The hacker’s name is Janit0r. You’ve probably never heard of him, but perhaps you’ve heard of his work. Janit0r is reportedly the one behind a particularly gnarly but undeniably fascinating form of malware called BrickerBot. BrickerBot, as the name implies, will brick internet of things (IoT) devices that fail a simple security test. This is surely illegal, but I love it.
Image: Flickr / The Preiser Project
News recently emerged that a third and fourth version of BrickerBot was spotted in the wild. These permanent-denial-of-service (PDoS) botnets are nasty, too. They scan the internet for IoT devices using default passwords and, eventually, wipe the device, corrupt its storage, and disconnect it from the internet. In other words, BrickerBot bricks unsecured gadgets like cameras, lightbulbs, TVs, and thousands more. The attack is getting even more powerful, too. BrickerBot.1 attacked 1,895 devices in the first four days of its operation. BrickerBot.3 attacked nearly 1,400 in 24 hours. A fourth BrickerBot has been detected, too, although it’s unclear how aggressively it’s launching attacks.
All this sounds bad. Put simply, a hacker or team of hackers built a tool that’s effectively destroying random people’s gadgets for no apparent reason. According to the reported creator of the botnets, however, the reason is very clear: BrickerBot is shutting down devices before truly malicious software can take control of them.
These days, the most feared IoT malware is known as Mirai. The Mirai botnet is what crippled America’s internet last October, when it infected millions of IoT devices and brought Dyn, one of the world’s largest domain name server companies, to its knees. This was obviously a bad development in the world of information security and, frankly, in the internet-connected world more generally. According to the reported creator of BrickerBot, it’s also why a rogue hacker called the Janit0r decided to start destroying everybody’s crappy web-connected cameras, thermostats, light bulbs, and any other category of IoT devices.
Let’s get one thing straight: destroying unsuspecting people’s gadgets is rude. However, it’s even ruder for companies to profit from selling people vulnerable technology that could be coopted and used in a global cyberattack. It’s downright irresponsible! But gadget companies just can’t stop doing it. In the latter half of last year, when the Mirai botnets basically broke the internet, some hackers realised that companies were not only unwilling to build better security into their devices; they were jeopardizing the security of the entire internet.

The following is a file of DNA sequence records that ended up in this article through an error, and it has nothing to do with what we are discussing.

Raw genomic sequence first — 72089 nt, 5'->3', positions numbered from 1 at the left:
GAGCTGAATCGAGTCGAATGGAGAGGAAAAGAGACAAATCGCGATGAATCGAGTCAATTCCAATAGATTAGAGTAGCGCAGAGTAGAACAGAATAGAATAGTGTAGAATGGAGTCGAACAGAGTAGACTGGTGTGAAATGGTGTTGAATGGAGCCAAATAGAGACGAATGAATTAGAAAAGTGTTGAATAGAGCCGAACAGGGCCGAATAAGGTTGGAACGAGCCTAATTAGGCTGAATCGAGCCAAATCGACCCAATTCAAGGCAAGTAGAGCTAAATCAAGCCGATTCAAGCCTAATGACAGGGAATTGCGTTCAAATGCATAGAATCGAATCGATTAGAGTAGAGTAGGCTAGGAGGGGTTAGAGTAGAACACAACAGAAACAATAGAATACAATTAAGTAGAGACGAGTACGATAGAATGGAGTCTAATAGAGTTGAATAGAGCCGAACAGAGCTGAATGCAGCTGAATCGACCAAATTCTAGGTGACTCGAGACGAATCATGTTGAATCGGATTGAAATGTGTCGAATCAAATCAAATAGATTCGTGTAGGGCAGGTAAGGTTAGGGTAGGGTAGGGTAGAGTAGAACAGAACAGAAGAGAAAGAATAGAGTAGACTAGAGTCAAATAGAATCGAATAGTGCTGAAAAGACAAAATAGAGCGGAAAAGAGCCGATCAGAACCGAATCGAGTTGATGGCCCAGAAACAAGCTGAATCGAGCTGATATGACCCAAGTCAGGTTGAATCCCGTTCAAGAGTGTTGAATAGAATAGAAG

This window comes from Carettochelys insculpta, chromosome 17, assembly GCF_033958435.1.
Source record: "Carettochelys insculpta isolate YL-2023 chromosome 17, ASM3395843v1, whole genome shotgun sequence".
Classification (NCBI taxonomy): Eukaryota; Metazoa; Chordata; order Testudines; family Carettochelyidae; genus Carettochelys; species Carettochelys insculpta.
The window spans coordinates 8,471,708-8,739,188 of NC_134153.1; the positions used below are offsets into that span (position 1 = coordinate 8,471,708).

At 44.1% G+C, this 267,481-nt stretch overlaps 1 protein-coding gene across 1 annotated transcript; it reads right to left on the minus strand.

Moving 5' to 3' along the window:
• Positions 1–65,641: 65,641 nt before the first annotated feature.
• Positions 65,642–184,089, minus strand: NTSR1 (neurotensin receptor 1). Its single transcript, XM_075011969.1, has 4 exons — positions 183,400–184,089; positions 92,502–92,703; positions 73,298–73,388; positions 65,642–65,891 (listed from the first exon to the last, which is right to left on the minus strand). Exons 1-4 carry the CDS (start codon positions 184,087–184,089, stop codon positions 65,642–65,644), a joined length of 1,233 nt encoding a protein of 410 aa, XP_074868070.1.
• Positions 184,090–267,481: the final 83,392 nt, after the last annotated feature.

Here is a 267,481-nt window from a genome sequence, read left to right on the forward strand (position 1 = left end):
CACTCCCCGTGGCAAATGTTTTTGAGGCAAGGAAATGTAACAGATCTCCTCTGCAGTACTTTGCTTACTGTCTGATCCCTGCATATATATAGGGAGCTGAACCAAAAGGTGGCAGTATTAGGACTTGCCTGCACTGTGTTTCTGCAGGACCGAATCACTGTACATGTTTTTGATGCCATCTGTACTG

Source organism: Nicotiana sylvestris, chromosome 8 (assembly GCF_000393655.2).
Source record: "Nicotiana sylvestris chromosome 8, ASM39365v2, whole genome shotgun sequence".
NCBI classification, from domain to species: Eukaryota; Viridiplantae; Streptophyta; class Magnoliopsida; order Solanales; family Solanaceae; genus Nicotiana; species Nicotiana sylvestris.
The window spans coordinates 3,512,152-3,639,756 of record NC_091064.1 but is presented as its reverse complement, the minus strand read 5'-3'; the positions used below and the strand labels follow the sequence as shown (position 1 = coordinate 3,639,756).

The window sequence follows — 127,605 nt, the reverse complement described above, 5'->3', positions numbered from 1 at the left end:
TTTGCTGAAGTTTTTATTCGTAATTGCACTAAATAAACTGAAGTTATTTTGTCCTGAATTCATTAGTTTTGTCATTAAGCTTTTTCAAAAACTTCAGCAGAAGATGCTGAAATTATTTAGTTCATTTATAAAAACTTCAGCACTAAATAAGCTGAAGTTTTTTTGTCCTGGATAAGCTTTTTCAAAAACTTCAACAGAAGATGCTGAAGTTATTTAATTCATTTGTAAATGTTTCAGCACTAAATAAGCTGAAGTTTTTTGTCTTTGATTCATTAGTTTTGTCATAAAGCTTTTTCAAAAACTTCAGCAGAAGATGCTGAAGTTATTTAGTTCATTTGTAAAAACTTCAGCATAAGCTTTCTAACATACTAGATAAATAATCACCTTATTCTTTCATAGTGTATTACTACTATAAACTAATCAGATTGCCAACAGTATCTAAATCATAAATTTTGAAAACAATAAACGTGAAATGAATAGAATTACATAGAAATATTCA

The Janit0r isn’t the only vigilante trying to improve IoT security, either. A few years ago, researchers discovered Wifatch, a batch of code that would infect IoT devices not to engage in malicious activities but rather to prevent other attackers from being able to break in. And then last year, a different batch of dubbed Hajime hit the radar. Hajime, like Wifatch before it, appeared to block ports that were known to be exploited by evil malware.
BleepingComputer, a delightful website devoted to helping people understand how computers work, was the first to spot and report on BrickerBot back in early April. Recently, after some top-notch sleuthing, the site managed to identify the Janit0r as the likely creator of BrickerBot and even managed to get him to explain why he crafted the attacks on unsecured IoT devices. His argument is compelling to say the least:
The IoT security mess is a result of companies with insufficient security knowledge developing powerful Internet-connected devices for users with no security knowledge. Most of the consumer-oriented IoT devices that I’ve found on the net appear to have been deployed almost exactly as they left the factory.
The Janit0r continued:
For example 9 out of every 10 Avtech IP cameras that I’ve pulled the user db from were set up with the default login admin/admin! Let that statistic sink in for a second.. and then consider that if somebody launched a car or power tool with a safety feature that failed 9 times out of 10 it would be pulled off the market immediately. I don’t see why dangerously designed IoT devices should be treated any differently and after the Internet-breaking attacks of 2016 nobody can seriously argue that the security of these devices isn’t important.
Nine out of ten devices is really, really bad. So why did the Janit0r result to destruction? The hacker claims that the attacks actually attempt to secure devices before bricking them, though Janit0r doesn’t specify how. We do know that the hacker is disabling dangerous devices and compels the consumer to shake their fist at the manufacturer. The Janit0r told BleepingComputer:
I consider my project a form of “Internet Chemotherapy” I sometimes jokingly think of myself as The Doctor. Chemotherapy is a harsh treatment that nobody in their right mind would administer to a healthy patient, but the Internet was becoming seriously ill in Q3 and Q4/2016 and the moderate remedies were ineffective. The side effects of the treatment were harmful but the alternative (DDoS botnet sizes numbering in the millions) would have been worse. I can only hope hope that when the IoT relapse comes we’ll have better ways to deal with it. Besides getting the number of IoT DDoS bots to a manageable level my other key goal has been to raise awareness. The IoT problem is much worse than most people think, and I have some alarming stories to tell.
That’s an oddly compelling mission statement. Again! Destroying other people’s property is not a good thing. However, if this tool can force the manufacturers of IoT devices to take security seriously, the outcome could benefit everyone.
So here’s to you, Janit0r. You’re breaking the law, but you’re doing it for a valiant reason. If you get arrested, you’ll still be my hero in jail.